European leaders agree to new sanctions on Iran after attack on Israel

Israel  Yves HermanReuters
© Yves Herman/Reuters

European Union leaders have agreed to increase sanctions Iran after Iran's missile and drone attack on Israel, in an attempt to limit any Israeli retaliation and prevent a wider conflict in the Middle East, as the war in Gaza continues.

Meeting Wednesday for the first time since Iran's attack on Israel, the EU's 27 leaders condemned the Iranian attack, reaffirmed their commitment to Israel's security and called on all sides to prevent more tensions, including in Lebanon.

"We feel it's very important to do everything to isolate Iran," said summit chair Charles Michel.

German Chancellor Olaf Scholz said it was important that Israel "does not respond with a massive attack of its own."

Israel has signalled it will retaliate but has not said how.

New sanctions

The new sanctions will target companies involved in the production of drones and missiles.

The EU already has multiple programmes that target Iran for human rights abuses, the proliferation of weapons of mass destruction, and Tehran's support for Russia's war in Ukraine.

Several EU countries, France and Germany, are considering expanding an existing scheme that seeks to curb the supply of Iranian drones to Russia, to include the provision of missiles and cover deliveries to Iranian proxies in the Middle East.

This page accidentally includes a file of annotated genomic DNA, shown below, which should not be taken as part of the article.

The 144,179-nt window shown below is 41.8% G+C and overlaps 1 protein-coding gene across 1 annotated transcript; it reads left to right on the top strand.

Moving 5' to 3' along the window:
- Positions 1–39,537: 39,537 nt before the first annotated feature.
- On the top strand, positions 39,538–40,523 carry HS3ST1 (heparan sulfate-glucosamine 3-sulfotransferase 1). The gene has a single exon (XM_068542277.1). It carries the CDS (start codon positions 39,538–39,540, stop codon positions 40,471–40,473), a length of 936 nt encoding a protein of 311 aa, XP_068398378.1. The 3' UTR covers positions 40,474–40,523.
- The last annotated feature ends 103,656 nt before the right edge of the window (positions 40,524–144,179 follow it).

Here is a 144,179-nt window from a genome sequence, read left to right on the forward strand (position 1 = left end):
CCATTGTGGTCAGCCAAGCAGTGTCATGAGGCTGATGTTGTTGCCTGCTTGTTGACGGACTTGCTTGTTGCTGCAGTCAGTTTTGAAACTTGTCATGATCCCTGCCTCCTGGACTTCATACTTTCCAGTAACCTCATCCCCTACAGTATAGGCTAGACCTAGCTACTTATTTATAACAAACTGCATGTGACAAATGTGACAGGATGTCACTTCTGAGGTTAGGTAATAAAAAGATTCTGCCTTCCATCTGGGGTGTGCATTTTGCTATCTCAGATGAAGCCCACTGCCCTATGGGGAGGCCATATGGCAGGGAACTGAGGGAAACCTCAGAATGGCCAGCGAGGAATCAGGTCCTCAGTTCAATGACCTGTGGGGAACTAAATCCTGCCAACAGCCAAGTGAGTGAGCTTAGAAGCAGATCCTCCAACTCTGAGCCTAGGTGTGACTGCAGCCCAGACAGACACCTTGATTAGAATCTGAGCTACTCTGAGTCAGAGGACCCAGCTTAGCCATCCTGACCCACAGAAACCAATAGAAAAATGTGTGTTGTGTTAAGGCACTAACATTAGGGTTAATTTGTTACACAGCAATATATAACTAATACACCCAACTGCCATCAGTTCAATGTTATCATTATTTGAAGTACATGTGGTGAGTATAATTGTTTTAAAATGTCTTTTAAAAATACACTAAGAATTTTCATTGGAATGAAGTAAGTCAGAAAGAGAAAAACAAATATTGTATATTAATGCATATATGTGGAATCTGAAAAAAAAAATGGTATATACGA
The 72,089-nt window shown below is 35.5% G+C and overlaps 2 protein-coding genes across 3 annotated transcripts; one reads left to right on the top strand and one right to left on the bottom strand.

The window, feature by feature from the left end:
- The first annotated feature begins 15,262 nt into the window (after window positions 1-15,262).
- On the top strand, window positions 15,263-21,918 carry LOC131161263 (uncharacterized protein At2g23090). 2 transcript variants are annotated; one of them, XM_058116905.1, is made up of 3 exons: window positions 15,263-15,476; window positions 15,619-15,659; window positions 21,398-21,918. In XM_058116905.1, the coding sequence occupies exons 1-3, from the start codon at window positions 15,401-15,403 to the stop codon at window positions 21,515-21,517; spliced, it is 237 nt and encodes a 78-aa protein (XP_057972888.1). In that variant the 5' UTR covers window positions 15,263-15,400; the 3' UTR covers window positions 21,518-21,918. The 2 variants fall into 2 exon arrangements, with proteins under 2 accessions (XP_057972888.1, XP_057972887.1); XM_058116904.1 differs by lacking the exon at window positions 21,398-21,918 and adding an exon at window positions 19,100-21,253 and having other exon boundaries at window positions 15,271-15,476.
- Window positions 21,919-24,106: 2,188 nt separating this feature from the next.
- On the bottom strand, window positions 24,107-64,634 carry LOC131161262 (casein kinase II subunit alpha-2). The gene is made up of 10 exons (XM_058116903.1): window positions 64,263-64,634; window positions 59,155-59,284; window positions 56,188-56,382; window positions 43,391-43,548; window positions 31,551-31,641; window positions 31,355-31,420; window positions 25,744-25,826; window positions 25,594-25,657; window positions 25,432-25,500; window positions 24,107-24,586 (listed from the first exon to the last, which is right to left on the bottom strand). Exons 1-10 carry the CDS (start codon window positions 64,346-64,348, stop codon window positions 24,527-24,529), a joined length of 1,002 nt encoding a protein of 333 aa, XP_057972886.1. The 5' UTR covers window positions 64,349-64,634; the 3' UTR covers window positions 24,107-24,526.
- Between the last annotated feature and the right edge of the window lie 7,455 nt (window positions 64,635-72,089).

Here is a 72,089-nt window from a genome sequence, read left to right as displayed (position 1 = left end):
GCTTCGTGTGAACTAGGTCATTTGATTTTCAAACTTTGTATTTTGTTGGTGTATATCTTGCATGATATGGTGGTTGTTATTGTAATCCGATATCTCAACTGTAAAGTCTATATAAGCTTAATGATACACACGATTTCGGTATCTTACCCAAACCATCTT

Belgium backed introducing sanctions against Iran's Revolutionary Guard Corps but Scholz said that required further legal checks, and such a move could only happen if the corps was found to have been directly involved in terrorist activity.

G7 backs limiting weapons

Finance leaders from the Group of Seven industrial democracies, meeting separately in Washington Wednesday, on the sidelines of the spring meetings of the International Monetary Fund and World Bank, said they would cooperate on sanctions.

In a joint statement with central bank governors, the G7 finance ministers said they would "ensure close coordination of any future measure to diminish Iran's ability to acquire, produce, or transfer weapons to support destabilising regional activities."

Analysts say Iran is unlikely to face more severe economic punishment because of worries about increasing oil prices and angering top buyer China.

(with Reuters)